Chormaqan Noyan, the first Mongol Military Governor in the Middle East
By Timothy May
MA Thesis, Indiana University (1996)
Abstract: In the year 1230, the Mongol Empire was essentially the same size as it had been when Chinggis Khan died in 1227. After Ogodei Khan came to throne, the Mongol Empire expanded at a fairly rapid pace. By 1241 the empire reached from the Sea of Japan to the Danube River. While the conquest of Russia normally is the focal point of attention for scholars of this era, another campaign of equal importance took place to the south of the Kipchak steppe. It was led by a general named Chormaqan.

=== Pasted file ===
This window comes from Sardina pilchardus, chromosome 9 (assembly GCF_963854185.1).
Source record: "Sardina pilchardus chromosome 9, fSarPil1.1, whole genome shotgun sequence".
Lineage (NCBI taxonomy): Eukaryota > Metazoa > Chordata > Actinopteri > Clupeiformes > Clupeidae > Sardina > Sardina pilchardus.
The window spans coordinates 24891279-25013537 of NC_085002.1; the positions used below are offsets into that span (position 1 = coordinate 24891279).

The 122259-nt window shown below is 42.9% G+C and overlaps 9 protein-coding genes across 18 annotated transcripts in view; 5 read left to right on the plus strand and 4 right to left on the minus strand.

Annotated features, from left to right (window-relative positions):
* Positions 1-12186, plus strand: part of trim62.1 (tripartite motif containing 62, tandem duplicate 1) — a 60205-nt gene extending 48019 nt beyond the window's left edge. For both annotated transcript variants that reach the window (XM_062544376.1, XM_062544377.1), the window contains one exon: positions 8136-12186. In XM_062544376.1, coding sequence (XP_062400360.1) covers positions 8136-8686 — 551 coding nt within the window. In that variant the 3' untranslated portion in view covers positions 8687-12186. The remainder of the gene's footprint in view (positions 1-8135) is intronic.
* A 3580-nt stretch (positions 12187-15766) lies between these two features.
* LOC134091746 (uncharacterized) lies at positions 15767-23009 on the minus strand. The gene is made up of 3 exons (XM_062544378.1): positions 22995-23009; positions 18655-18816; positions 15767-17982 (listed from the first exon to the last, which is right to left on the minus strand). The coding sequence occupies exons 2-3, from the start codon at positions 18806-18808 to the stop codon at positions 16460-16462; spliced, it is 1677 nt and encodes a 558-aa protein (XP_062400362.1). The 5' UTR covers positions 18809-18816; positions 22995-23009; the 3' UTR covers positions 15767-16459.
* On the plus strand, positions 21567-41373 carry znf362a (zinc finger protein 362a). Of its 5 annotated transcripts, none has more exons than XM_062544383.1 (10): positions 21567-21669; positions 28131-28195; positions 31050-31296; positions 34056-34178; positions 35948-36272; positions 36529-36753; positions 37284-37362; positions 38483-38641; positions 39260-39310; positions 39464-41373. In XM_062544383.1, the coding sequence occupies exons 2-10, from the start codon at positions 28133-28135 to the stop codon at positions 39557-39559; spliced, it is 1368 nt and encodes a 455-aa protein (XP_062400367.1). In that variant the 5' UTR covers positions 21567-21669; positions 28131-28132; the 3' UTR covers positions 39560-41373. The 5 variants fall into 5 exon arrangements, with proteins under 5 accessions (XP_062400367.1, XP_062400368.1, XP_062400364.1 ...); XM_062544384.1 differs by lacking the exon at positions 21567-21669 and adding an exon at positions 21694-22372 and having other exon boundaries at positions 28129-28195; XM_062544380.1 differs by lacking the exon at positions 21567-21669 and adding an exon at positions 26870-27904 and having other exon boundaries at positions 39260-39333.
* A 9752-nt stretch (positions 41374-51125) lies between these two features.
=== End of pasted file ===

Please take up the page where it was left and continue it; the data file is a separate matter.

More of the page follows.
This work is an examination of Chormaqan’s career. The first section discusses the possible origins of Chormaqan including why he was selected to lead the campaign into Western Asia, his ethnic identity, as well as his position in the military hierarchy and the nature of his command. The second chapter discusses the invasion of Iran, the pursuit of the last Khwarazmian sultan, Jelal al-Din, and the method which the Mongols used in order to conquer new territories. In the third chapter, an examination of the conquest of Transcaucasia is made, including its position in the scope of the Mongol conquests. The fourth chapter is an examination of the military rule of Chormaqan and how it was carried out. Within this chapter, I also challenge the idea that Chormaqan’s authority was reduced in order to limit his power. Instead, there was a gradual transfer of power from military to civil control. This allowed the Mongols to maintain their military supremacy on several fronts. In the final chapter a summatuon of Chormaqan’s campaigns as well as the strategy of conquest by the Mongols is provided.